At Eternity’s Gate Review

I have long held an admiration for Vincent Van Gogh. I am not much of an art lover, but I find his work indescribably beautiful, I also find his deeply troubled life intriguing and moving. For a man so troubled he left behind a vast legacy in such a short life, and his life has been documented many time by film and television, and this is the latest adaptation, of Vincent’s later years.

In recent times, there have been a few stand-out works based on the life of the great artist; Loving Vincent from a few years ago was a staggering animation, painstakingly rendered in the style of his paintings, and my admiration for the Vincent and the Doctor episode of Doctor Who has been well-documented.

The first I heard of this film, it was when this years Oscar animations were announced, and Willem Dafoe had received a nomination for playing Vincent Van Gogh. At the time, I’d never heard of this film, much less a release date, upon further research, it transpired it was because it had yet to be released here in the UK, a fate that befalls many an interesting under-the-radar indy film over here.

So with my interest piqued and anticipating learning more about a much-revered historical figure, I found a screening, let’s find out if the film lives up to Vincent’s reputation.

Story

During the last few weeks and months of his life, Vincent Van Gogh (Willem Dafoe) is troubled by repeated mental health issues, while he continues to be prolific, people struggle to see the merit in his work, as he toils away, poor and alone in provincial France.

Verdict

There was little to no information readily available about this film before I went to see it, and in hindsight, that is for the best. As on paper, this film can seem like an exercise in pretentiousness, ticking every box in the hipster indy film checklist, but where it deviates from this trap is in its stunning main performance and excellent camera work.

As I stated earlier, Vincent’s story is one that has been well-told. The perennial ‘troubled artist’ he blazed a trail that many artists struggle to catch up to even now, he was a genius ahead of his time, and the fact that he never got to see any of the recognition he received is utterly heart-breaking.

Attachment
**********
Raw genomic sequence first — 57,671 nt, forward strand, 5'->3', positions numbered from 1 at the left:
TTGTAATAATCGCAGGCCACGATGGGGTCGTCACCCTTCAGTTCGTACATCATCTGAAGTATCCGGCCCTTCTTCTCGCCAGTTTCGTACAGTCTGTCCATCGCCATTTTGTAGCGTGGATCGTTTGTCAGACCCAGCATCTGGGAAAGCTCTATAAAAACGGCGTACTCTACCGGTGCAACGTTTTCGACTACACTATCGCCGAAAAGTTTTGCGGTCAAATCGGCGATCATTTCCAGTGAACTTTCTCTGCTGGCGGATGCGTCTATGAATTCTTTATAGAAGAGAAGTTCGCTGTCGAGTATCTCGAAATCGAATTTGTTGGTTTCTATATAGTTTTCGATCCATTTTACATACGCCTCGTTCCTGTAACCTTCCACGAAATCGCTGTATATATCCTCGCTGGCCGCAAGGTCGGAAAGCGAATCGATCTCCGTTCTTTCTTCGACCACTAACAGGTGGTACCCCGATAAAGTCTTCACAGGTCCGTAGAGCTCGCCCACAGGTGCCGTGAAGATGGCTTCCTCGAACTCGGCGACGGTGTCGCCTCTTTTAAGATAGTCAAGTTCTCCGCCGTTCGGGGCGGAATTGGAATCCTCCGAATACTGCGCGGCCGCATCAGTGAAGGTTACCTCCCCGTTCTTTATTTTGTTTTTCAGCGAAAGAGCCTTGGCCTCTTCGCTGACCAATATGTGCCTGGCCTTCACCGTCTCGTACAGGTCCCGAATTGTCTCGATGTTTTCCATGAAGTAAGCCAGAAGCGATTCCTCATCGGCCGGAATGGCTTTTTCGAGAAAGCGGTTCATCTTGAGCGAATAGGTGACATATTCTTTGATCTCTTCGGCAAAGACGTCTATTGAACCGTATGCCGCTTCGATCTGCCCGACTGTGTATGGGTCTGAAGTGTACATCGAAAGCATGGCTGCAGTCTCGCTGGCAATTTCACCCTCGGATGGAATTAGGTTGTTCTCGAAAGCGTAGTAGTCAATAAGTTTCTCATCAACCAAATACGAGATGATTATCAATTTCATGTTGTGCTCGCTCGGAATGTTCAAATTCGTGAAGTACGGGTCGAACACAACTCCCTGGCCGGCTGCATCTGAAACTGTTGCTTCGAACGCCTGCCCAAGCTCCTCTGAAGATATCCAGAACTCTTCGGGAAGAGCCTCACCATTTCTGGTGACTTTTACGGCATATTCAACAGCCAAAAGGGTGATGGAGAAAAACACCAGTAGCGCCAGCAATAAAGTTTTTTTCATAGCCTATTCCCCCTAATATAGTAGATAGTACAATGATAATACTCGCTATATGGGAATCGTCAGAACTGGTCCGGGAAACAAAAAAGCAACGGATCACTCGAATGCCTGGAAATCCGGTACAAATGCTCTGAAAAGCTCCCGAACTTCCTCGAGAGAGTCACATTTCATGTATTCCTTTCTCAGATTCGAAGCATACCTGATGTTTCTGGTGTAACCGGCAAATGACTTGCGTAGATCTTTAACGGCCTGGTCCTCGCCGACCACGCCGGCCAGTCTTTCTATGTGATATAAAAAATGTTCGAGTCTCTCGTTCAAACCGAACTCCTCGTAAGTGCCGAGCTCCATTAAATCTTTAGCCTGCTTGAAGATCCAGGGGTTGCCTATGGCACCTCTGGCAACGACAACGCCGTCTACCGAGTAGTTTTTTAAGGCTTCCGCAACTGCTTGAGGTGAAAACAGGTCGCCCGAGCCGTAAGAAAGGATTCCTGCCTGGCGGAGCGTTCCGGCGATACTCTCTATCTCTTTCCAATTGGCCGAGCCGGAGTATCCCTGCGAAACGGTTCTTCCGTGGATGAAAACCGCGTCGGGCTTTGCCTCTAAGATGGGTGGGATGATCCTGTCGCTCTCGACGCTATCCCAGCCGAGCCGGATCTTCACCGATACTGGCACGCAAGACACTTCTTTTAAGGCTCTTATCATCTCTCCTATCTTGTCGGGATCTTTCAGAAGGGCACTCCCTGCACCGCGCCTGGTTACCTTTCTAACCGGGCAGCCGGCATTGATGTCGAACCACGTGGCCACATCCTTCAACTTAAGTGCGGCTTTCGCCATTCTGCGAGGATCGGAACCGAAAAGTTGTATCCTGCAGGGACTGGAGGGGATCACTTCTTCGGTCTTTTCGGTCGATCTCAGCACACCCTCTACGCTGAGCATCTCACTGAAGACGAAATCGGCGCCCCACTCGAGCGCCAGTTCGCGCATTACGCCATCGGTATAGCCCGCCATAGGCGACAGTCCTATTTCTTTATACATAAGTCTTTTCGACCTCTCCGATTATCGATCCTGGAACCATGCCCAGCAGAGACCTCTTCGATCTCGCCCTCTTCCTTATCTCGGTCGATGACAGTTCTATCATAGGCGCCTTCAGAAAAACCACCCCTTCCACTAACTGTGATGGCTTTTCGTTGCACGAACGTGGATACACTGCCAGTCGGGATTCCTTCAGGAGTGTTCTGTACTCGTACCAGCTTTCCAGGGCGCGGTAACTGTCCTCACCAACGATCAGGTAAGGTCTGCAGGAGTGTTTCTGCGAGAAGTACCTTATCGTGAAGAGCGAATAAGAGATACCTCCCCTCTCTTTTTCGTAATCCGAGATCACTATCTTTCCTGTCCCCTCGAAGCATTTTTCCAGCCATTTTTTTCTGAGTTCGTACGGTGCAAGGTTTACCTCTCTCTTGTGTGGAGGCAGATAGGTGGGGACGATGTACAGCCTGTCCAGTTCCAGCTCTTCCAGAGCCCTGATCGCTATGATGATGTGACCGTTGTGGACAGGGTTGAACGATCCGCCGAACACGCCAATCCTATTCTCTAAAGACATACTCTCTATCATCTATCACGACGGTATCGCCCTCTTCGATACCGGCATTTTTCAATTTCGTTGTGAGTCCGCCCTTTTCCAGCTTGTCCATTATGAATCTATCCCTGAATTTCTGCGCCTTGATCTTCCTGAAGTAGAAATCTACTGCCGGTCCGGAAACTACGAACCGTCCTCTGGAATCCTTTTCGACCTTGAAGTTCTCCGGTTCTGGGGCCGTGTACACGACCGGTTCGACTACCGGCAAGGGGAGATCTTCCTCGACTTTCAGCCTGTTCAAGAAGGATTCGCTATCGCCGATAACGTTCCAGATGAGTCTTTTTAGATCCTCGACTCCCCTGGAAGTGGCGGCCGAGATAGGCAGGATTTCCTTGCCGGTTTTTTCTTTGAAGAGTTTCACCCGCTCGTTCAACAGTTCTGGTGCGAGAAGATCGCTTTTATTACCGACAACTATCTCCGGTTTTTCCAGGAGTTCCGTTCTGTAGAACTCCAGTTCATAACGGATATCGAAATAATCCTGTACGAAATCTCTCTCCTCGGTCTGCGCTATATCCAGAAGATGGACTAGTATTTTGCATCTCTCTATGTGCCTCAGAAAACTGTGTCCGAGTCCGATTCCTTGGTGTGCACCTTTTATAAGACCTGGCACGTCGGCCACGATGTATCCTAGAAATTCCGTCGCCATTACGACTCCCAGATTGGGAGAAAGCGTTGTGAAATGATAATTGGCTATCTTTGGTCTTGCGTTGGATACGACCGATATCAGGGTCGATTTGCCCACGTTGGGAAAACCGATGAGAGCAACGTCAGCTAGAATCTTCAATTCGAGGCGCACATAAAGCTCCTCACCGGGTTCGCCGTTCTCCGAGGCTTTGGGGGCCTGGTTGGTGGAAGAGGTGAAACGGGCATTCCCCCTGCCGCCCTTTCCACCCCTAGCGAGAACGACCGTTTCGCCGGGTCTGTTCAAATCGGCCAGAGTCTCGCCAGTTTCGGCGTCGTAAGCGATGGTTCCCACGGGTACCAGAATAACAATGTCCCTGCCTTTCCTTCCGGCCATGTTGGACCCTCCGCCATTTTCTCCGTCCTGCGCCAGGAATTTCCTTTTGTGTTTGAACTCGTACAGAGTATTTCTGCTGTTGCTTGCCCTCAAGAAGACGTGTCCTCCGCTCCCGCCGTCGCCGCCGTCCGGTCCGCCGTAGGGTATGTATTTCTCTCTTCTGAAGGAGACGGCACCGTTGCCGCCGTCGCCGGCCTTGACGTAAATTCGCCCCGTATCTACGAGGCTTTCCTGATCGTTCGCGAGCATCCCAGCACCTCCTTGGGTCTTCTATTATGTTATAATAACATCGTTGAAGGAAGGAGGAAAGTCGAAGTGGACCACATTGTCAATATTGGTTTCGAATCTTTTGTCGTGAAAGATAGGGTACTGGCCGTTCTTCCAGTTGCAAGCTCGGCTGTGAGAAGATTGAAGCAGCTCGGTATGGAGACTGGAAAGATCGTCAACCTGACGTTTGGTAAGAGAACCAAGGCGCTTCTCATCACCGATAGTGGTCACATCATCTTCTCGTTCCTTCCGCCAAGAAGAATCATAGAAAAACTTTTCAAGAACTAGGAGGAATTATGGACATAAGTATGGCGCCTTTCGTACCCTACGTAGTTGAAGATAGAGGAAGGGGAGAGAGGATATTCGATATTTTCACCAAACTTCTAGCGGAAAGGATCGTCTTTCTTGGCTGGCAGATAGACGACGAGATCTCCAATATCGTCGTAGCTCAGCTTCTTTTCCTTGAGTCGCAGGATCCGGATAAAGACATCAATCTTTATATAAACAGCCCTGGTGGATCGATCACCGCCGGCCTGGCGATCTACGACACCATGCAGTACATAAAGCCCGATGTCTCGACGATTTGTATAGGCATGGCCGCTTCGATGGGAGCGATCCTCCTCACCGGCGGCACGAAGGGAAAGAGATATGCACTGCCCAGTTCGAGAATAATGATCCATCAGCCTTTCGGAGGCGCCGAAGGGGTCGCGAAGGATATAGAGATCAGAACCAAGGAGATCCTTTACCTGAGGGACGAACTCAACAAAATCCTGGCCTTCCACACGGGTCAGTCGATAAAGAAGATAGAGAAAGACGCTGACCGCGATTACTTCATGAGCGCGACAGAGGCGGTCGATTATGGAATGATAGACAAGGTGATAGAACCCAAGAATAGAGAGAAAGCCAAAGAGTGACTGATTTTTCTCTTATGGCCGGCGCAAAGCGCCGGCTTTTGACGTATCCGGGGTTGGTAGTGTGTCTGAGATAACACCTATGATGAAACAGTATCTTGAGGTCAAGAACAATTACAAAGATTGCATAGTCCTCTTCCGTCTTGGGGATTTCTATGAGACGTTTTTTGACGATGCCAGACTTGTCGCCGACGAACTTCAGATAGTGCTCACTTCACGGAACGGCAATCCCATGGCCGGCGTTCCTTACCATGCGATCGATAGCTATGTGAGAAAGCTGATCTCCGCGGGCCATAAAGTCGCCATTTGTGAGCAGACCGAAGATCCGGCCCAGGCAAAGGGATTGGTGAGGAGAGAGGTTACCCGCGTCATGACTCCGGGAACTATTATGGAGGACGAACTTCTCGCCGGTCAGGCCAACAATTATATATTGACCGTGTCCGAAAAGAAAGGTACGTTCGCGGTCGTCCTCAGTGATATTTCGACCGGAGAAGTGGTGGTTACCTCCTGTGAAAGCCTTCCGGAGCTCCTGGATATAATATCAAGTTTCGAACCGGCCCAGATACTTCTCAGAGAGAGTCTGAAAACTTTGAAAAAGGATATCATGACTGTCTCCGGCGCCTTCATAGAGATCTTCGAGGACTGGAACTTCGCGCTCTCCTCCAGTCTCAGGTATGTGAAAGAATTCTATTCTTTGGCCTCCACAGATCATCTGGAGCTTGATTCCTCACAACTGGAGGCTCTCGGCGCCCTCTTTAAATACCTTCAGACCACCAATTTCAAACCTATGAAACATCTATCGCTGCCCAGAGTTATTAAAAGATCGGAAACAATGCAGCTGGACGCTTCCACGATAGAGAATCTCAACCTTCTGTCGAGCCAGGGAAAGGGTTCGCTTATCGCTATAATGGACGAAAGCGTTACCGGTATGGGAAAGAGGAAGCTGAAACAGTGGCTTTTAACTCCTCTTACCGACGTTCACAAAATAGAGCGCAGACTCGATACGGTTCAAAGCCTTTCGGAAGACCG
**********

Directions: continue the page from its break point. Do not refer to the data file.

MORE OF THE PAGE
What’s more heart-breaking however, is his mental state while he was alive, while fuelled by his work as an artist, he was a deeply troubled man, in a time where such things bought you no sympathy (some would argue that is still indeed the case) he was shipped from asylum to asylum, his view of the world dimmed by his own troubled mind.

Where the film captures this best is in its camera work, a lot of it focuses on extreme close-ups, to an almost claustrophobic degree, it gets us as close to Vincent’s head-space as we can without physically being inside his head. The use of colour and sound to represent his viewpoint is also very well done, there are segments where we see the world from his view and these shots are sepia-tinged and sometimes colourless, perhaps as a reflection of his own diminishing mental state. The camera follows Vincent as closely as possible during his most emotional moments, so we see every line of anguish upon his face.

Delivering that anguish, in a harrowing, almost traumatic, performance, is Willem Dafoe, who is on top form here, this is not the Willem Dafoe we have seen immortalised as an internet meme, this is Willem Dafoe as a world-class emotional powerhouse, who takes us through Vincent’s mental and artistic journey with wonderful gusto, a truly sublime masterclass in acting for film.

The film does not completely escape a pretentious art-house feel however, at times it does lean on very little story development, in favour of artistic looking visuals and sound editing, this does not detract from all of its positives, but I do feel it could turn some people off the journey that lies within its core. Vincent’s mind is the most interesting thing in whatever it features in, and an artistic vision and flair for the obtuse does not hamper this.

In conclusion, while not an experience that might be enjoyed by a casual cinema-going audience, for those going i wanting something a bit deeper, they will find a deeply personal film, anchored by a wonderful lead performance, and supported by refreshing camera work. It delivers the tragic story of Vincent with an artistic and refreshing twist.

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